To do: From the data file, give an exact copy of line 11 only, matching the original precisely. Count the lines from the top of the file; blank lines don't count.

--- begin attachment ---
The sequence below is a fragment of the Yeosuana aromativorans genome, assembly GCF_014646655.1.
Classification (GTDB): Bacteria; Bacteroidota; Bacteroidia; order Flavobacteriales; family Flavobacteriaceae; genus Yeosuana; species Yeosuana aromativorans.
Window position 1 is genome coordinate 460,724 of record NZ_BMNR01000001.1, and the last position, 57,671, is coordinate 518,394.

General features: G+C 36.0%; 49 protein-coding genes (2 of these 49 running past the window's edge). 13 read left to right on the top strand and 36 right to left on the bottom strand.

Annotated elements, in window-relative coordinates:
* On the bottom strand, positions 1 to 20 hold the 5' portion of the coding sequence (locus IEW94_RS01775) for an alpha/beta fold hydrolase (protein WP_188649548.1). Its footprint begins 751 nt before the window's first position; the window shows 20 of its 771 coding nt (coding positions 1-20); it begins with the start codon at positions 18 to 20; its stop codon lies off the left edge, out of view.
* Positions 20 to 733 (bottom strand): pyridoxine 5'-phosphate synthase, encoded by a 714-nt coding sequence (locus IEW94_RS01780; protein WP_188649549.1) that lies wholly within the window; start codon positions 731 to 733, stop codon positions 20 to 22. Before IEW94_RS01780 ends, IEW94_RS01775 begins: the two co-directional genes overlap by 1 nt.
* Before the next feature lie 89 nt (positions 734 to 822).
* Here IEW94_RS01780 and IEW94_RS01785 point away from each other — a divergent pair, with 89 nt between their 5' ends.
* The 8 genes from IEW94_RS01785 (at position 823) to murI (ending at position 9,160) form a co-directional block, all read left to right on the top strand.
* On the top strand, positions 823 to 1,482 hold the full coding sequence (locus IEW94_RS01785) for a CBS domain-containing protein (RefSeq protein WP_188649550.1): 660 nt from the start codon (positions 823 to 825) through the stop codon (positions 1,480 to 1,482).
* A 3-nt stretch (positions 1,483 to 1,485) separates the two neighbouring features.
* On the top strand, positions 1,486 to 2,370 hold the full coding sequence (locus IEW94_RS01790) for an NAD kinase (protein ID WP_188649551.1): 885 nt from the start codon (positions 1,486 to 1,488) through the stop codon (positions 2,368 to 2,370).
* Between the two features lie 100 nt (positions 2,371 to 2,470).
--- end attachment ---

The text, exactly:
* On the top strand, positions 823 to 1,482 hold the full coding sequence (locus IEW94_RS01785) for a CBS domain-containing protein (RefSeq protein WP_188649550.1): 660 nt from the start codon (positions 823 to 825) through the stop codon (positions 1,480 to 1,482).